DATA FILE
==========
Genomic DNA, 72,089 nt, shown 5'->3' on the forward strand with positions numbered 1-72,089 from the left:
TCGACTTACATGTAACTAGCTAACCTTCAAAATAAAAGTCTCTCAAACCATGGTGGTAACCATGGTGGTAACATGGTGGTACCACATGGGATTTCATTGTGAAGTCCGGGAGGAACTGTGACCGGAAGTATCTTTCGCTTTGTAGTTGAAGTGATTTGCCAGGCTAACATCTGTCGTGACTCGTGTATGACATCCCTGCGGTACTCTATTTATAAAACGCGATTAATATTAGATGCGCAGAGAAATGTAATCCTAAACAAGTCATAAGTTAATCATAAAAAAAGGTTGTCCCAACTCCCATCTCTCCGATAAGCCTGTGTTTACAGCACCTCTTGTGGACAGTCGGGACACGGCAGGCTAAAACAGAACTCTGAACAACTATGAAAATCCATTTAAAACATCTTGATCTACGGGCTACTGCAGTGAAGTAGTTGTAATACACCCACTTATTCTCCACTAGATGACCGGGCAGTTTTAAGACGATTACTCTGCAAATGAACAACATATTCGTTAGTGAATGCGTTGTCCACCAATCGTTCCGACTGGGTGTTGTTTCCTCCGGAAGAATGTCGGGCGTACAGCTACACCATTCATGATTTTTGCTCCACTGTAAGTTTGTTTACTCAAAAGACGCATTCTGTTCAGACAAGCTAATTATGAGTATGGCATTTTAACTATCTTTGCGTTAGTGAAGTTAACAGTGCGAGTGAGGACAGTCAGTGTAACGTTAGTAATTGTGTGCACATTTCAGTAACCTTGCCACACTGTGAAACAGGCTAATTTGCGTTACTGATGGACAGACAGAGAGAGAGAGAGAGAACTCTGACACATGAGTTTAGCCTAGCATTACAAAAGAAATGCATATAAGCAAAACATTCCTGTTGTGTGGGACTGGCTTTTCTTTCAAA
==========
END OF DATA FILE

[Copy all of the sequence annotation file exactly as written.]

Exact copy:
Genomic DNA, 72,089 nt, shown 5'->3' on the forward strand with positions numbered 1-72,089 from the left:
TCGACTTACATGTAACTAGCTAACCTTCAAAATAAAAGTCTCTCAAACCATGGTGGTAACCATGGTGGTAACATGGTGGTACCACATGGGATTTCATTGTGAAGTCCGGGAGGAACTGTGACCGGAAGTATCTTTCGCTTTGTAGTTGAAGTGATTTGCCAGGCTAACATCTGTCGTGACTCGTGTATGACATCCCTGCGGTACTCTATTTATAAAACGCGATTAATATTAGATGCGCAGAGAAATGTAATCCTAAACAAGTCATAAGTTAATCATAAAAAAAGGTTGTCCCAACTCCCATCTCTCCGATAAGCCTGTGTTTACAGCACCTCTTGTGGACAGTCGGGACACGGCAGGCTAAAACAGAACTCTGAACAACTATGAAAATCCATTTAAAACATCTTGATCTACGGGCTACTGCAGTGAAGTAGTTGTAATACACCCACTTATTCTCCACTAGATGACCGGGCAGTTTTAAGACGATTACTCTGCAAATGAACAACATATTCGTTAGTGAATGCGTTGTCCACCAATCGTTCCGACTGGGTGTTGTTTCCTCCGGAAGAATGTCGGGCGTACAGCTACACCATTCATGATTTTTGCTCCACTGTAAGTTTGTTTACTCAAAAGACGCATTCTGTTCAGACAAGCTAATTATGAGTATGGCATTTTAACTATCTTTGCGTTAGTGAAGTTAACAGTGCGAGTGAGGACAGTCAGTGTAACGTTAGTAATTGTGTGCACATTTCAGTAACCTTGCCACACTGTGAAACAGGCTAATTTGCGTTACTGATGGACAGACAGAGAGAGAGAGAGAGAACTCTGACACATGAGTTTAGCCTAGCATTACAAAAGAAATGCATATAAGCAAAACATTCCTGTTGTGTGGGACTGGCTTTTCTTTCAAA